Street Style: Washington Heights, NYC

Washington Heights — Summer in the heights it’s not just a season it’s an aesthetic, a lifestyle much more than lively it’s LIVE. For those unfortunate enough to have never experienced a truly uptown summer (no not Gossip Girl Uptown) I mean Uptown the colorful crown Jewel of Manhattan. The boundaries of the heights like any other neighborhood, is never limited purely within the grasps of street names and numbers but move with the people that create them so when I say The Heights geographically we could approximate from Dykeman, down to around 155th but we know it’s a little more flexible than that.

The rest of NYC, and by de facto the Nation is has begun to pick up on the talent troves, and undeniable energy that radiates from Uptown. Melding the homegrown entrepreneurship and the innovative problem solving creativity it breeds; many newly ‘discovered’ artists have been able to proudly call it home. Manhattan is the money maker, from Wall Street to The Height it’s an undeniable journey of a survival, and the hustle.

Looking more closely at Uptown Style and fashion it is impossible to peg it into one arena; on the same block you’ll see anything from worn out Rocawear, to patent leather Louboutins (a la, ‘La Marina’). One things is for sure, when you’re uptown there’s nothing bland or diluted about their style. Up here it’s not what you wear but how you wear it.

Sitting down with a resident born and raised in the heights we get a closer look at one of the many faces of uptown style: youthful, individual and-as always expressive. Talking to University Student Kevin Corona from 170th and Broadway; we explored uptown style, the breathing living organism which is New York City, and developing personal style.

Walking in holding a Starbucks iced coffee, and a smile it seemed natural that our conversation start with the patterns of change and adaptation that occurs in neighborhoods across the city. As he’s matured in the Heights, he’s seen the Heights seem to mature in aspects along with him. As the music and creative industry of New York is recognizing the talent that the heights have to offer we see a rise of trends inspired by hobbies, interests and expression, rather than the uber tough cash-heavy emphasis marketing or a mere matter of inexposure employed in the 90s.

So we can question, is this a shift is this a wave, is this a transformation? We agreed it was something like a beat and vibe, it’s the same location it’s the same basic vibration tuned to a different pitch; something that resonant with time and the developments that have evolved not just in Harlem but the greater world as well. The rise of the internet, and the availability and speed of information and means of creation has meant more ways to express to others, and impress others with who you are what you represent.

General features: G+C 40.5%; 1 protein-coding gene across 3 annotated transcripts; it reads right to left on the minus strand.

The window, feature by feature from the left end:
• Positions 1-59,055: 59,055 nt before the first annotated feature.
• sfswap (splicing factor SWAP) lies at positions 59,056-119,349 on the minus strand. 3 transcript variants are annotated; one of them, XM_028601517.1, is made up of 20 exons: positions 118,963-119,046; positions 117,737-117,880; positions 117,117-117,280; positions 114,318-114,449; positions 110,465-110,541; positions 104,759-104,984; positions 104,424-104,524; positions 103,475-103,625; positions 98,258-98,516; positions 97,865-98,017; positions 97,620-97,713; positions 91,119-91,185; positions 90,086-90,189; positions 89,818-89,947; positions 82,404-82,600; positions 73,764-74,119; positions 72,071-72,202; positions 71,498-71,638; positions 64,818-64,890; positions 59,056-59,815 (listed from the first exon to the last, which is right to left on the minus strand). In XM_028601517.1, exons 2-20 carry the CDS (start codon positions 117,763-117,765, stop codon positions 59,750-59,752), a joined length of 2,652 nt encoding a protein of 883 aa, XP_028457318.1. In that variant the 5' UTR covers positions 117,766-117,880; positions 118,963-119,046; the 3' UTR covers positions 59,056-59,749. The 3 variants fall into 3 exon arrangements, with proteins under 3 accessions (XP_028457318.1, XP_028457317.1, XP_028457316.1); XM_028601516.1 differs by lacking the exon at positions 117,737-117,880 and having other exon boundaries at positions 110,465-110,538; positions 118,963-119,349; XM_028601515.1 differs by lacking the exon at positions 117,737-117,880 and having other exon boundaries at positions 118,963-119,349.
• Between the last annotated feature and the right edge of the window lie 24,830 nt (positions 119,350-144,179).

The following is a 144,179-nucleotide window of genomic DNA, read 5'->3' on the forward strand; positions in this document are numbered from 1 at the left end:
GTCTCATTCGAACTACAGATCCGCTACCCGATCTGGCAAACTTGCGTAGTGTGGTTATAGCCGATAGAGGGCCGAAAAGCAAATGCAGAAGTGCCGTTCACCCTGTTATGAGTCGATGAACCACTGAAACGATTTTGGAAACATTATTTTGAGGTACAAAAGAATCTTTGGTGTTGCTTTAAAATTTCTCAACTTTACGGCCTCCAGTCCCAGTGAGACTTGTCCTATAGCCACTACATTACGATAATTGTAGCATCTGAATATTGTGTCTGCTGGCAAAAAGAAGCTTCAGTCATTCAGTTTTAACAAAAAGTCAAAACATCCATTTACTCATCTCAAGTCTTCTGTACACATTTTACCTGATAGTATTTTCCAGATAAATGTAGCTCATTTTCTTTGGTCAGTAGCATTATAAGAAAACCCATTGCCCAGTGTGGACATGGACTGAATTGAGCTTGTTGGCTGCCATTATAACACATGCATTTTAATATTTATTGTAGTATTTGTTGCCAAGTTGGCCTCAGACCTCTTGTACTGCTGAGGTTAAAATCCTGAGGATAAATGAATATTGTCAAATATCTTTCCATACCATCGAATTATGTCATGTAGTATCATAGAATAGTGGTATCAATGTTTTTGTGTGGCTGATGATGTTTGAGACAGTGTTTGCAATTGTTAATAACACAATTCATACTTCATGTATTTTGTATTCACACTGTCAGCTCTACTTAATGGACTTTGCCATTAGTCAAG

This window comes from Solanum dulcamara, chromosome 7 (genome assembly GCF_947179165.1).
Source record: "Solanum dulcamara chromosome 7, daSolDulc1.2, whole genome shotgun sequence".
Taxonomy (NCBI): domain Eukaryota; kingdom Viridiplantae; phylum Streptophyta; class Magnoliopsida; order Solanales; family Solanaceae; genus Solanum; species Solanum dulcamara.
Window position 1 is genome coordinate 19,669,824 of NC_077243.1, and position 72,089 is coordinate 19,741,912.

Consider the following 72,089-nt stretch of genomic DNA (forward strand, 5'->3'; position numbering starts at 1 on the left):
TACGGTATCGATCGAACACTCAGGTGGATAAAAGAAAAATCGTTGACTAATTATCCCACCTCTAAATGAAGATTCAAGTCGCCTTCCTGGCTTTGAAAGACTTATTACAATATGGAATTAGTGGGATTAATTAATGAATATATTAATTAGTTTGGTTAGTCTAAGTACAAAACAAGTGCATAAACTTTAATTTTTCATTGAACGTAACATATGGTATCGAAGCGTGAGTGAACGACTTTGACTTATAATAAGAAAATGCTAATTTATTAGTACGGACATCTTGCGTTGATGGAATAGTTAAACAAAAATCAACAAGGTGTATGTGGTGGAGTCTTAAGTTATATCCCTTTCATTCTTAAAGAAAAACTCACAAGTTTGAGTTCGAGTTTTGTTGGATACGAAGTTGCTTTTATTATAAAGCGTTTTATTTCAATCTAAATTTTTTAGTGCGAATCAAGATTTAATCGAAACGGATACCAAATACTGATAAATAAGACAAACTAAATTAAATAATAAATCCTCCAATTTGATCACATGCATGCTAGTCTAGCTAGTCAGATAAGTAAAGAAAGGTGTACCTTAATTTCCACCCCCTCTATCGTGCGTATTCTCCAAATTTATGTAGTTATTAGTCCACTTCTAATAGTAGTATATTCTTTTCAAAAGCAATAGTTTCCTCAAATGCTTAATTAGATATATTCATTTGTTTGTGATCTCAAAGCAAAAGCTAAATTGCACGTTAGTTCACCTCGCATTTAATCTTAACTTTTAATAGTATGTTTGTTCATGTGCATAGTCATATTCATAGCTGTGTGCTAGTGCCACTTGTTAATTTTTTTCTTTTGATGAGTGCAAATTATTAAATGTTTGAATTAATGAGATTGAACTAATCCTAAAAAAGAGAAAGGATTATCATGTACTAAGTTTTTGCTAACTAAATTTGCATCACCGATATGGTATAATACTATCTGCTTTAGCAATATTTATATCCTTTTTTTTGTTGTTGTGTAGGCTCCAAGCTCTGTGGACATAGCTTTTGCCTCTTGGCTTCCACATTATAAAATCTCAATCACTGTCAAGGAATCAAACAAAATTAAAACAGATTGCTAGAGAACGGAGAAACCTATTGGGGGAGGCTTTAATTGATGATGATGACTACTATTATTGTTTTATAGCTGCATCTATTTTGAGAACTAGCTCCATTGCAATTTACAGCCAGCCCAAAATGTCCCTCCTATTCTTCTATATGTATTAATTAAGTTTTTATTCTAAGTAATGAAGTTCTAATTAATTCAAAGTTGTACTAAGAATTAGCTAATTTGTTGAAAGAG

“It’s like DSLR Cameras are like the new gold chains; instead of MTV we have Tumblr.”

But at the same time Uptown has specifically been influenced by its own physical changes; from policy changes (whats up Gulliani & Bloomberg changes) and the expansion of Columbia University are just a few. Kevin explained the changes in demographic and its affect on exposure. Gentrification is more than a loaded word in any part of Harlem, but for those affected by Columbia University it is a shot gun; rents raise and so does animosity between new and old faces. “Before all we had to look up to, the one’s making money were coke dealers, and all of a sudden here are successful doctors.” Not that one is better, not that one is more moral—but the idea is exposure and inclusion rather than divisions.

Exploration is something that uptown residents are familiar with, for better or for worse. Kevin had his own experiences with it and its affected his style mentality. “Before it was Coogi and Jordans, but heading downtown and going to DR (Dominican Republic) really influenced what my style is now”

His style here is not reflective of most of his neighbors, but it is reflective of the idea of exploration, comfort, and self expression that radiates uptown. From the hum of the street horns,  the syncopation of hundreds of accented voices and self-sure footsteps one thing is for sure the movement and beat of the uptown rhythm stops for no one, no camera, and no setbacks.

K. Corona wears: Boots from Timberland, Relwen Cargo Pants, Vintage Chambray Shirt and Vintage Suspenders, and a Levi’s Belt.

Photography by Cristel Tavarez
Posted by @MalayaVS